The Arctic Cat Wildcat delivered huge suspension numbers when it was released in 2011, touting 17 inches of travel in the front and a terrain-devouring 18 inches at the rear end. The motor choice was logical, as the 1000cc trend is booming right now. Their 951cc, V-twin H2 engine was shoehorned into the Wildcat’s tubular steel frame. When we first tested the Wildcat, we weren’t thrilled with its straight-line acceleration. The 951cc engine promised to make exciting power, but it felt lackluster compared to the Can-Am Commander 1000 and RZR XP 900. In our testing, the feelings were solidified, as the Wildcat routinely lost our drag-race runs by many car lengths. With all this suspension, we needed the power to push it, so we called up Trinity Racing at (909) 987-4213.
The stock V-twin has a 92mm bore and displaces 951cc. It dyno’d at 67 wheel horsepower and runs 11:1 compression. The Trinity big-bore motor uses a billet cylinder kit that pushes the bore to 97mm and the compression ratio to 12:1. Web Cam Stage II camshafts are used with Web Cam high-performance valve springs. The head is then ported and polished to free up more horsepower, and Trinity bolts on their Stage IV dual-exhaust system. Fueling is controlled by a pre-programmed but adjustable Trinity Racing fuel controller. Once the motor was built and broken in, it was strapped on the dyno again and produced a whopping 101 horsepower at the rear wheels with 73 foot-pounds of torque (stock is 48). To make use of this power, an aftermarket clutch kit must be used, like the one from the experts at D&P Performance (D&P is reachable at  586-5172).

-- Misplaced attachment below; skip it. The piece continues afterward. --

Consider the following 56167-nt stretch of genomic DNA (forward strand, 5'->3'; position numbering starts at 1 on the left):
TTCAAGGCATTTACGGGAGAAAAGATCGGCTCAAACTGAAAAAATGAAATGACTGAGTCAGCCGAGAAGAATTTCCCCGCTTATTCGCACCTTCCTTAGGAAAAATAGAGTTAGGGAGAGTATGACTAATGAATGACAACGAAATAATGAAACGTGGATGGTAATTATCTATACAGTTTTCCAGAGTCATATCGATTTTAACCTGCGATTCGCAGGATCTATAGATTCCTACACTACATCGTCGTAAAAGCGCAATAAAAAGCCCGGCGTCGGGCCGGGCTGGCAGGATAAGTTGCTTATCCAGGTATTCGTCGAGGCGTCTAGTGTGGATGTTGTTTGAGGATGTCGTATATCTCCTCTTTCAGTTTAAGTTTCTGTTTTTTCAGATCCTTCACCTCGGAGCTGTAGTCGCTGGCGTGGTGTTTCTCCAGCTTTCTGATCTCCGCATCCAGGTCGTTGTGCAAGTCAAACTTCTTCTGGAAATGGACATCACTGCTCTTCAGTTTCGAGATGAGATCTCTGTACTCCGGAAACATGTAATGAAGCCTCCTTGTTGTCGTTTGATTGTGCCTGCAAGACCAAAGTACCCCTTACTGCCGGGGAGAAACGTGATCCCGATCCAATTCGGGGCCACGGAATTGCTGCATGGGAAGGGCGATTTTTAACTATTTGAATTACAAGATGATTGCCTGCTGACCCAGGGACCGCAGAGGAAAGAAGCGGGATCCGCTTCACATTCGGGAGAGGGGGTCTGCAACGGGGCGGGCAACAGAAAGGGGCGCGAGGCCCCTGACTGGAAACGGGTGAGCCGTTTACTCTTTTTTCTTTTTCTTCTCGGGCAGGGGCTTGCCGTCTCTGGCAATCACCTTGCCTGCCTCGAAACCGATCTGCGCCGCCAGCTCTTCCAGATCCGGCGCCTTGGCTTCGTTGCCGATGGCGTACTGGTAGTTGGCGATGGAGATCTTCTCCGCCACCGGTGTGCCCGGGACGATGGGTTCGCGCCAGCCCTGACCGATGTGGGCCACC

We took the Wildcat out to our secret test track in the hills and ran it against a bone-stock unit. At first, we tested them both on the stock clutch. The Trinity-powered machine would leap out ahead and keep pulling on the stocker until it reached the rev limiter and never looked back. The power became even more apparent uphill or in deep sand. The 1060cc Wildcat would walk all over the stocker and laugh at big hill-climbs. When it really starts to wake up is with the clutch kit; when tuned right, it has serious pinned-to-your-seat performance that will have you smiling ear to ear. We would recommend doing the clutch upgrade before any motor work, as that is the weakest part of the Wildcat’s performance package. And, you will be much happier with Trinity’s motor package if you tune the clutch correctly, because it’s a screamer!
V-Twin Big-Bore Billet Cylinder Kit (1060cc) Not offered any longer…$1699.99
Trinity Racing Fuel Controller…$245.99
Web Cam Stage II Cams…$373
Web Cam Valve Spring Kit…$95
Trinity Racing Head Porting………$395 per head
Trinity Racing Stage IV Dual Exhaust…$899.99
Pro Armor Wildcat Doors…$649.95
PRP Wildcat GT Seats…$395/ea
PRP 5-Point Harnesses…$139…per harness
STI HD3 Wheels…$85/ea
STI Black Diamond 26x10R-12 tires…$124.60/ea